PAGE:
Expensive as it is, it's still more expensive to *not* go.
 
2014-03-19 02:15:47 PM  

KarmicDisaster: The European model, with alternative paths to employment with trade schools and apprenticeships, works really well.


We can't do that because something, something, socialism.
 
2014-03-19 02:16:05 PM  
I work with Lifeguards who make $7.50/hr

They save children from drowning EVERY day.

They have to be CPR, A.E.D. and oxygen certified.

They have to be able to treat a spinal injury, anaphylactic shock, diabetic shock, etc.

For $7.50/hr.

So, basically, society equally values someones ability to cook a hamburger to someone who saves lives daily.
 
2014-03-19 02:16:37 PM  
Because people should be rewarded for not wanting to do anything.
 
2014-03-19 02:18:58 PM  
People who enjoy working with their hands rather than standard college studies should have options like trade school or specialized job schools. I went to high school with someone that was a straight C student in school but went to a culinary science school and graduated top of his class. He started a small restaurant and believes he makes better money now than anything he probably would have majored in for a normal college experience. People with skills should be compensated with a decent pay as much as people who have knowledge.
 
2014-03-19 02:20:07 PM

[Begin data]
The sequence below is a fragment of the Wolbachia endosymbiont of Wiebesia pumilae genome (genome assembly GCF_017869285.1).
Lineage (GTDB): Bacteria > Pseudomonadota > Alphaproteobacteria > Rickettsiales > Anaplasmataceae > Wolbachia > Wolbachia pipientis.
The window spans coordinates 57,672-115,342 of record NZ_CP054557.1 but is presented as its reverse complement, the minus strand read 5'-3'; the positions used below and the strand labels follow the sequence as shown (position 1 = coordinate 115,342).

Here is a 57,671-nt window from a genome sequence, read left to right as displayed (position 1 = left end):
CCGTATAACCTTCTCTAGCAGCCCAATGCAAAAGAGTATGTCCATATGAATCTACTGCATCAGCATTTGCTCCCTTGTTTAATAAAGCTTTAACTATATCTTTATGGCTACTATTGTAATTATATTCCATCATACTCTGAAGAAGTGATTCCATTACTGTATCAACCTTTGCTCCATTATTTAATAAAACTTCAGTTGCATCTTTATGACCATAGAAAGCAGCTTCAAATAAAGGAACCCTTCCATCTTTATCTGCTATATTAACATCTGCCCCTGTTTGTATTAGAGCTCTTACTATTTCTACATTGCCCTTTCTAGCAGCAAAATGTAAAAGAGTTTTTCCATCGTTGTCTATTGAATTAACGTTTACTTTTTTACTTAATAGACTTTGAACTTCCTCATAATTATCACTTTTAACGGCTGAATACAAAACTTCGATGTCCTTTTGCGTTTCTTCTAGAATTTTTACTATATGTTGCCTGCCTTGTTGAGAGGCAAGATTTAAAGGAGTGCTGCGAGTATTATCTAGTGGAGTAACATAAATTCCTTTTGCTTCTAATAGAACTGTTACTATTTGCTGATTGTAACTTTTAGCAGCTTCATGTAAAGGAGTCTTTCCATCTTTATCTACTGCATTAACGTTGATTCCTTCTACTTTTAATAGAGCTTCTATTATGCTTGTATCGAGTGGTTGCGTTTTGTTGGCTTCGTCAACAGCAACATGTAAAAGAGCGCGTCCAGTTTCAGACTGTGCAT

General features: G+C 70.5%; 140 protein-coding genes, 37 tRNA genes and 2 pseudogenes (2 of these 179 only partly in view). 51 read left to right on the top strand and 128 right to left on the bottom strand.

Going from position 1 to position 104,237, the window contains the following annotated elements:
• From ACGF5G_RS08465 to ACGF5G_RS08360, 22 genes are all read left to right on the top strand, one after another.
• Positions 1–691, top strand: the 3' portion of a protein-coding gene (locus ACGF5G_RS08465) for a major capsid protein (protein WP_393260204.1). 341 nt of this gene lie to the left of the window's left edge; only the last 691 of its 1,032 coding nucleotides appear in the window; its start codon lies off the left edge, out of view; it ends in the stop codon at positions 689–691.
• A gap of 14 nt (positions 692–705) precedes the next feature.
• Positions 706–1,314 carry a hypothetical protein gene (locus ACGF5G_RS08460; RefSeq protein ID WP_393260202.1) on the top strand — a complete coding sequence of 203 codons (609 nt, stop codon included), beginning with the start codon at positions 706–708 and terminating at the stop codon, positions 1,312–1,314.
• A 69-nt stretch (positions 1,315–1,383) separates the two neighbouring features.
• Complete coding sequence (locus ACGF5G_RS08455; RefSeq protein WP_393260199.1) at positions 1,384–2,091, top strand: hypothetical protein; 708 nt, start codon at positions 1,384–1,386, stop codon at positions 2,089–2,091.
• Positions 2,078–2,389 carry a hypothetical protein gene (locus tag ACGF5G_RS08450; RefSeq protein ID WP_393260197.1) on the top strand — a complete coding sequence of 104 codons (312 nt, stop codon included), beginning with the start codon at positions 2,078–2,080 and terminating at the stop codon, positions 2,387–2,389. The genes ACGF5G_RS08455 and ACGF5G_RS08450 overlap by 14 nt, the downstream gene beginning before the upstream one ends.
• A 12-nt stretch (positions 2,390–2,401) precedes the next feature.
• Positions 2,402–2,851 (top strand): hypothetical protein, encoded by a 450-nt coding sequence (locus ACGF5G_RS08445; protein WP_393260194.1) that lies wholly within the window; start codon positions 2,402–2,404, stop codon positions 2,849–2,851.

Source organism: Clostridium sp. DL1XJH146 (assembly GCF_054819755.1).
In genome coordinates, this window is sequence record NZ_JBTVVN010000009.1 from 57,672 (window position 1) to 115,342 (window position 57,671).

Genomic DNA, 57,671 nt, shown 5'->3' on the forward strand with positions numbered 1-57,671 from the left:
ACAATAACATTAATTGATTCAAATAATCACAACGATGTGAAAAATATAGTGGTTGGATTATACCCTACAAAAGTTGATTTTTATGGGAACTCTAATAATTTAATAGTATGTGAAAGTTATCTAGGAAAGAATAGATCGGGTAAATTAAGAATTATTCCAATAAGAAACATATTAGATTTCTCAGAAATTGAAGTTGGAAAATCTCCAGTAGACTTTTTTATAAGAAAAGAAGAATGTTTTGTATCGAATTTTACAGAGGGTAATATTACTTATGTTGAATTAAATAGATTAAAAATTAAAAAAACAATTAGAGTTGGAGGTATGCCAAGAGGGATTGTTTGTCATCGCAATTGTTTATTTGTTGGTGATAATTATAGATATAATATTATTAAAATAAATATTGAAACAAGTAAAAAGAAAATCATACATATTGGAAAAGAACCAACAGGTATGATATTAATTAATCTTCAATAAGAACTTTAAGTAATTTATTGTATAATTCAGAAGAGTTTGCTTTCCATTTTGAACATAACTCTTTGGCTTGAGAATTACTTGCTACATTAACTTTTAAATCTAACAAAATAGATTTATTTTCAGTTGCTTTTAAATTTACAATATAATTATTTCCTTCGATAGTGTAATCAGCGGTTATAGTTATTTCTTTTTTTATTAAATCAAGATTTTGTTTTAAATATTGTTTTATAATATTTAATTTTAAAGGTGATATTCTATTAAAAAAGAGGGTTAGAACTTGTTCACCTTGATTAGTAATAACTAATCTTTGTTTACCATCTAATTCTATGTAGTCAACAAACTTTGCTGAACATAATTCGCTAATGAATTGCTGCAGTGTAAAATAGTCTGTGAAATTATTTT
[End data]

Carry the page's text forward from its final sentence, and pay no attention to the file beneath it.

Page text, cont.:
It needs greengrocers and bramblepickers too, eh Mickeylove?

4.bp.blogspot.com
 
2014-03-19 02:20:59 PM  
The biggest problem blue collar workers face is the decline of labor unions.

The warehouse job that pays $8/hr now with $7.25 min wage payed $8/hr like 30 years ago when min wage was like 3 something an hour.

Even blue collar jobs that pay well above min wage are making the same money they did years and years ago. A local driving job that pays like $15/hr now was making like $15/hr 30 years ago with 3 something minimum wage.
 
2014-03-19 02:21:54 PM  

rumpelstiltskin: The problem is, even ditch digging has become too complicated for your typical American. If he doesn't dig up a gas line, it will be a sewer line, or a power line, or he'll jab the shovel into his own foot and spend the rest of the day hopping on one leg and cursing.
We need to find something these people are capable of doing, and pretending they can all become ditch diggers is just wishful thinking.